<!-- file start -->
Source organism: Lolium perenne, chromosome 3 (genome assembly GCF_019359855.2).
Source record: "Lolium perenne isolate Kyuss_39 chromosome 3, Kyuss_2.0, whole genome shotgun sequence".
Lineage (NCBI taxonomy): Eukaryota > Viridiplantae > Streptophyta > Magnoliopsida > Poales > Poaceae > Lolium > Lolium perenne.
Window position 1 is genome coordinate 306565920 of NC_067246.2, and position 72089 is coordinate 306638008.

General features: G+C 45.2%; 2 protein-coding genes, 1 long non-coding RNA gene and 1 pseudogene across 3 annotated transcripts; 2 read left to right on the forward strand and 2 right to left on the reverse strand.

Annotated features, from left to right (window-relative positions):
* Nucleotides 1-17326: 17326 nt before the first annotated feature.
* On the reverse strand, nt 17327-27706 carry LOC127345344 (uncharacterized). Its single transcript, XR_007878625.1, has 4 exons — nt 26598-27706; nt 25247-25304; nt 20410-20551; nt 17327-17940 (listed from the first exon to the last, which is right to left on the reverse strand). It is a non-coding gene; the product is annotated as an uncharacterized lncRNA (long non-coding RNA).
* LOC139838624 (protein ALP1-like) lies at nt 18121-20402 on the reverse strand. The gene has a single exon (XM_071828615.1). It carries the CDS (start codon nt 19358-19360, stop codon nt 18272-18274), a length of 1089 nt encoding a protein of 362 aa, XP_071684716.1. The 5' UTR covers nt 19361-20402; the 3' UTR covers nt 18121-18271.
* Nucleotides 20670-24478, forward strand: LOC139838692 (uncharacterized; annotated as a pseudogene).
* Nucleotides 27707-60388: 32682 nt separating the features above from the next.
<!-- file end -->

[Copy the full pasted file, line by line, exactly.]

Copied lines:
Source organism: Lolium perenne, chromosome 3 (genome assembly GCF_019359855.2).
Source record: "Lolium perenne isolate Kyuss_39 chromosome 3, Kyuss_2.0, whole genome shotgun sequence".
Lineage (NCBI taxonomy): Eukaryota > Viridiplantae > Streptophyta > Magnoliopsida > Poales > Poaceae > Lolium > Lolium perenne.
Window position 1 is genome coordinate 306565920 of NC_067246.2, and position 72089 is coordinate 306638008.

General features: G+C 45.2%; 2 protein-coding genes, 1 long non-coding RNA gene and 1 pseudogene across 3 annotated transcripts; 2 read left to right on the forward strand and 2 right to left on the reverse strand.

Annotated features, from left to right (window-relative positions):
* Nucleotides 1-17326: 17326 nt before the first annotated feature.
* On the reverse strand, nt 17327-27706 carry LOC127345344 (uncharacterized). Its single transcript, XR_007878625.1, has 4 exons — nt 26598-27706; nt 25247-25304; nt 20410-20551; nt 17327-17940 (listed from the first exon to the last, which is right to left on the reverse strand). It is a non-coding gene; the product is annotated as an uncharacterized lncRNA (long non-coding RNA).
* LOC139838624 (protein ALP1-like) lies at nt 18121-20402 on the reverse strand. The gene has a single exon (XM_071828615.1). It carries the CDS (start codon nt 19358-19360, stop codon nt 18272-18274), a length of 1089 nt encoding a protein of 362 aa, XP_071684716.1. The 5' UTR covers nt 19361-20402; the 3' UTR covers nt 18121-18271.
* Nucleotides 20670-24478, forward strand: LOC139838692 (uncharacterized; annotated as a pseudogene).
* Nucleotides 27707-60388: 32682 nt separating the features above from the next.